Rhode Island was treated to an interesting do-the-ends-justify-the-means debate last week when the Washington, D.C.-based Physicians Committee for Responsible Medicine criticized a research study by Rhode Island Hospital and Brown University that uses young pigs to study the effects of alcohol consumption on the heart.
Besides objecting to the treatment of the animals involved, the committee argued that the money spent on such research could be better used elsewhere in the Ocean State.
To drive that point home, the committee has begun an advertising campaign with posters on five Providence bus shelters, claiming "Rhode Island’s teen binge drinking rate is double the national average. But Brown researchers are not helping teens. Instead, they are wasting federal funds on experiments giving alcohol to piglets."
We’ll pass on whether getting pigs drunk is a waste of federal money. But we wondered whether Rhode Island’s rate of teen binge drinking is that high.
Two federal agencies that track teenage alcohol use, the Substance Abuse and Mental Health Services Administration and the Centers for Disease Control and Prevention, define binge drinking as having five or more drinks at the same occasion, at the same time or within a couple of hours.
Physicians Committee spokeswoman Jeanne S. McVey said the group came up with its statistic by using data from two federal agencies that track, among other things, alcohol use by the nation’s teenagers.
She cited a 2012 survey by the federal Substance Abuse and Mental Health Services Administration that found that 7.2 percent of respondents aged 12 to 17 nationwide reported at least one instance of binge drinking over the previous 30 days.
But that study didn’t break down its findings by state. For a Rhode Island number, McVey said, the committee turned to a 2013 survey by the federal Centers for Disease Control and Prevention, called the Youth Risk Behavior Surveillance Study, a survey of a cross section of the nation’s high school students, done every two years.
According to documents posted on the state Health Department website, that survey found that in Rhode Island, 15.1 percent of responding students in grades 9 through 12 said they had at least one binge-drinking experience in the previous 30 days.
Rhode Island’s 15.1 percent, as reported in the CDC study, is more than twice the national average of 7.2 percent, as reported in the SAMHSA study, McVey said.
But those are numbers from two different studies. Is it legitimate to compare them in that way?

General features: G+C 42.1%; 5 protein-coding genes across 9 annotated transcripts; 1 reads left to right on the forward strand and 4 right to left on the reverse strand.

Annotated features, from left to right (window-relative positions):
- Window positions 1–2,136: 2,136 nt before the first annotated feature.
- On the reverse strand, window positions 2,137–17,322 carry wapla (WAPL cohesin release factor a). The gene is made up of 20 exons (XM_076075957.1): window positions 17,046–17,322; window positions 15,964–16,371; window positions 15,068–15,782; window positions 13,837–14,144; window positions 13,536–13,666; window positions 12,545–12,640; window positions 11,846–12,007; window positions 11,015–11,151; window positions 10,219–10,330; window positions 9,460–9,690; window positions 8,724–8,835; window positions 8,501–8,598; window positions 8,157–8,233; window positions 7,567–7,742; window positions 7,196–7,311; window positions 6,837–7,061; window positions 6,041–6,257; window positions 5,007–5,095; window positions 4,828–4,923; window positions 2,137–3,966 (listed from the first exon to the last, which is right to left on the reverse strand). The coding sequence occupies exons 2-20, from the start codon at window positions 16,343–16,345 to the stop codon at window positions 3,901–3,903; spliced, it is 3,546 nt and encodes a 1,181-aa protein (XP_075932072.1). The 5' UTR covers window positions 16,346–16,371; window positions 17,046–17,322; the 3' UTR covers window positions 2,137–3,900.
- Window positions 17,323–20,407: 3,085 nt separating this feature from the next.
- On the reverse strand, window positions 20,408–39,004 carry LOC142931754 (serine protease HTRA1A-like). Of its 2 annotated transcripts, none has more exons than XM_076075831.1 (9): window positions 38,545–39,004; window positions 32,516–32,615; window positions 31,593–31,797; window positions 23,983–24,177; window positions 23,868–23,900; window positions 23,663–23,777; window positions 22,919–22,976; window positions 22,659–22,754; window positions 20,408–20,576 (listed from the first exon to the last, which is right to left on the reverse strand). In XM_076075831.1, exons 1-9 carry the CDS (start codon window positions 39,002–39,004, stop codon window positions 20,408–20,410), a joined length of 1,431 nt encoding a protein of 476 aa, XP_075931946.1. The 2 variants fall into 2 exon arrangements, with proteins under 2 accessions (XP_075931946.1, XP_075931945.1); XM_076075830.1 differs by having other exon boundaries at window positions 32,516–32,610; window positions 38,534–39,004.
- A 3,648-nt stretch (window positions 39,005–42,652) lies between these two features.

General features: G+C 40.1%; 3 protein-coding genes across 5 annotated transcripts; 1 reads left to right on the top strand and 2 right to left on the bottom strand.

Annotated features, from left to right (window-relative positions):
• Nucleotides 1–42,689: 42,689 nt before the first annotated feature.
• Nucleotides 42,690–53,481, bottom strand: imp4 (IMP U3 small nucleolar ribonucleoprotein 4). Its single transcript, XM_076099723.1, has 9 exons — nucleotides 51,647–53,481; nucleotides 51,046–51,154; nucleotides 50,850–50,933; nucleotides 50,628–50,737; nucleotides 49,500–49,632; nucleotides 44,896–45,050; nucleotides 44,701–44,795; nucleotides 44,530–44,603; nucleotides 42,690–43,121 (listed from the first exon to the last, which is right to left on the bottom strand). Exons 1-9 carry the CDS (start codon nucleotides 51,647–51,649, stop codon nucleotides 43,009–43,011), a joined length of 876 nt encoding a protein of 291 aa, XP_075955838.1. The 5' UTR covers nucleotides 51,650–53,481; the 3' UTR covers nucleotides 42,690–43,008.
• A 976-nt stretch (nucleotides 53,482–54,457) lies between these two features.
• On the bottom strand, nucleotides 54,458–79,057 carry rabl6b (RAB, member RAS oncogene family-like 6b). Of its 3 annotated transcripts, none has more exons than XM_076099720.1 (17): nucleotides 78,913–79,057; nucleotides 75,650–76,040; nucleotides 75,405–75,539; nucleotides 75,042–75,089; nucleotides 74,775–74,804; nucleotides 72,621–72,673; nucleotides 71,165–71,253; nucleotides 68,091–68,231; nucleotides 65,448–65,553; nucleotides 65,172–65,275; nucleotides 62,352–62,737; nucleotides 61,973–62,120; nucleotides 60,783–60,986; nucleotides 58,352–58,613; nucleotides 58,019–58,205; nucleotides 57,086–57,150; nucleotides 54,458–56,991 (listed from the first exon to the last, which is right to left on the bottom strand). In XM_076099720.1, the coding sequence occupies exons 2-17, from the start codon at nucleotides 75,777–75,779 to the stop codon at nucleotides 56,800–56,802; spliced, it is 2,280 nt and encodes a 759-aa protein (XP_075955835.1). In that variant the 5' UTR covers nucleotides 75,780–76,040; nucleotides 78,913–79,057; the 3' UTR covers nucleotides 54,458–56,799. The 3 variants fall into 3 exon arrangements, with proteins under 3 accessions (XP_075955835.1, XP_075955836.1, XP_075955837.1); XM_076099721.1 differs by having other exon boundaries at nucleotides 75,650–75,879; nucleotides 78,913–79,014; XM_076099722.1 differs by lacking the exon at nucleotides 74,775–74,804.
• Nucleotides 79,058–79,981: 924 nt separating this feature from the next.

No, said statistician Jeffrey E. Jarrett, a professor of finance decision science at the University of Rhode Island.
To be valid, Jarrett said, comparisons must be drawn from the same data -- in other words, surveys that ask the same questions to the same people. Even a slight difference in wording between questionnaires can make a difference.
"The only way to compare is to compare things within the same study," he said.
To get an apples-to-apples comparison, we returned to the CDC study. The agency has not yet compiled national averages for its 2013 study.
But in its 2011 survey, the Rhode Island teen binge-drinking rate was 18.3 percent, compared with 21.9 percent for the nation as a whole. So the Rhode Island rate was actually less than the national one, not double.
When we pointed out the flaws in the committee’s methodology, McVey acknowledged that the organization could have been more careful.
"We now see that we should have had an expert in statistics double check, because we were comparing one set of national statistics to one set of local statistics," McVey said. " … If we were to do it over again, we would certainly word it differently."
"Our larger point is true," she added. "Federal funds should go to helping people rather than to animal experiments that often do not result in treatment for human patients."
Regardless of your opinion on the larger point, the Physicians Committee for Responsible Medicine sought to make it with an incorrect comparison.
It claimed "Rhode Island’s teen binge drinking rate is double the national average," deriving that claim by comparing numbers from two different surveys.
But the most recent report that includes both national and state-by-state figures show that Rhode Island’s rate was actually less than the national average.
We rule the claim False.
(To check our sources and find additional information, go to the extended version of this article at PolitiFactRI.com.)